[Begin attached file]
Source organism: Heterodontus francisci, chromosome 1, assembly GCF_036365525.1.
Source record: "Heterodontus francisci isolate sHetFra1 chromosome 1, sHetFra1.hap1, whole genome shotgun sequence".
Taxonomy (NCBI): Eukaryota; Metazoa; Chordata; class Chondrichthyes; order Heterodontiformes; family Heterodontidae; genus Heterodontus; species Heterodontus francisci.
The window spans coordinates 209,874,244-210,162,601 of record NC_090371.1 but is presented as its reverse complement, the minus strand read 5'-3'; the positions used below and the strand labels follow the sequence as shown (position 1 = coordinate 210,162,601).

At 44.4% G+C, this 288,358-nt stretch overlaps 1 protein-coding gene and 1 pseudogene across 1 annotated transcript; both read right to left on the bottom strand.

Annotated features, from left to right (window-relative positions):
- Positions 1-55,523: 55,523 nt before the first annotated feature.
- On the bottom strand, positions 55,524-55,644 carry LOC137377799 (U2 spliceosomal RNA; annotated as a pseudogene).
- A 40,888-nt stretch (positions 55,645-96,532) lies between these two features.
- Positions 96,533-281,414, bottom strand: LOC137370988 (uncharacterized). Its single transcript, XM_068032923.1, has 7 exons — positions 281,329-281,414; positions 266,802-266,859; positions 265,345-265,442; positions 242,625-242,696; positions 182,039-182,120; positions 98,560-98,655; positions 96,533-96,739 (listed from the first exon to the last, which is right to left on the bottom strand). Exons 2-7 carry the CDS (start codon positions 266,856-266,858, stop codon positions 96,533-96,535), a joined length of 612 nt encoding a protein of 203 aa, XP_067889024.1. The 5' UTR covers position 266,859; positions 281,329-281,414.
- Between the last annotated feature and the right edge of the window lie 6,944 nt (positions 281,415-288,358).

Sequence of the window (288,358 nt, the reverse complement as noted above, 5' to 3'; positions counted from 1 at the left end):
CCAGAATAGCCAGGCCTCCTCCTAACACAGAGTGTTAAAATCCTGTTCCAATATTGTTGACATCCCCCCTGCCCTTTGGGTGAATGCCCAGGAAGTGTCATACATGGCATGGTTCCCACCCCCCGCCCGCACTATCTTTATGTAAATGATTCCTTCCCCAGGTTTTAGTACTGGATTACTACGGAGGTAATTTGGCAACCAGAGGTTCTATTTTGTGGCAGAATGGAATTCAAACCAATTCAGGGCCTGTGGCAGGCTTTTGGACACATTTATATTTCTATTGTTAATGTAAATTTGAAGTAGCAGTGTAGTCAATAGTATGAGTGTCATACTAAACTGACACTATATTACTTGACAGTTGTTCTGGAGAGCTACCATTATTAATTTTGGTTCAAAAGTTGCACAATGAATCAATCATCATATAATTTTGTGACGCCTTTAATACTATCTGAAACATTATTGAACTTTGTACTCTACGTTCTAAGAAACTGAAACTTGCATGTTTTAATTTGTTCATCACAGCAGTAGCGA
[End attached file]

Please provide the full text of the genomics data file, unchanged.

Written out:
Source organism: Heterodontus francisci, chromosome 1, assembly GCF_036365525.1.
Source record: "Heterodontus francisci isolate sHetFra1 chromosome 1, sHetFra1.hap1, whole genome shotgun sequence".
Taxonomy (NCBI): Eukaryota; Metazoa; Chordata; class Chondrichthyes; order Heterodontiformes; family Heterodontidae; genus Heterodontus; species Heterodontus francisci.
The window spans coordinates 209,874,244-210,162,601 of record NC_090371.1 but is presented as its reverse complement, the minus strand read 5'-3'; the positions used below and the strand labels follow the sequence as shown (position 1 = coordinate 210,162,601).

At 44.4% G+C, this 288,358-nt stretch overlaps 1 protein-coding gene and 1 pseudogene across 1 annotated transcript; both read right to left on the bottom strand.

Annotated features, from left to right (window-relative positions):
- Positions 1-55,523: 55,523 nt before the first annotated feature.
- On the bottom strand, positions 55,524-55,644 carry LOC137377799 (U2 spliceosomal RNA; annotated as a pseudogene).
- A 40,888-nt stretch (positions 55,645-96,532) lies between these two features.
- Positions 96,533-281,414, bottom strand: LOC137370988 (uncharacterized). Its single transcript, XM_068032923.1, has 7 exons — positions 281,329-281,414; positions 266,802-266,859; positions 265,345-265,442; positions 242,625-242,696; positions 182,039-182,120; positions 98,560-98,655; positions 96,533-96,739 (listed from the first exon to the last, which is right to left on the bottom strand). Exons 2-7 carry the CDS (start codon positions 266,856-266,858, stop codon positions 96,533-96,535), a joined length of 612 nt encoding a protein of 203 aa, XP_067889024.1. The 5' UTR covers position 266,859; positions 281,329-281,414.
- Between the last annotated feature and the right edge of the window lie 6,944 nt (positions 281,415-288,358).

Sequence of the window (288,358 nt, the reverse complement as noted above, 5' to 3'; positions counted from 1 at the left end):
CCAGAATAGCCAGGCCTCCTCCTAACACAGAGTGTTAAAATCCTGTTCCAATATTGTTGACATCCCCCCTGCCCTTTGGGTGAATGCCCAGGAAGTGTCATACATGGCATGGTTCCCACCCCCCGCCCGCACTATCTTTATGTAAATGATTCCTTCCCCAGGTTTTAGTACTGGATTACTACGGAGGTAATTTGGCAACCAGAGGTTCTATTTTGTGGCAGAATGGAATTCAAACCAATTCAGGGCCTGTGGCAGGCTTTTGGACACATTTATATTTCTATTGTTAATGTAAATTTGAAGTAGCAGTGTAGTCAATAGTATGAGTGTCATACTAAACTGACACTATATTACTTGACAGTTGTTCTGGAGAGCTACCATTATTAATTTTGGTTCAAAAGTTGCACAATGAATCAATCATCATATAATTTTGTGACGCCTTTAATACTATCTGAAACATTATTGAACTTTGTACTCTACGTTCTAAGAAACTGAAACTTGCATGTTTTAATTTGTTCATCACAGCAGTAGCGA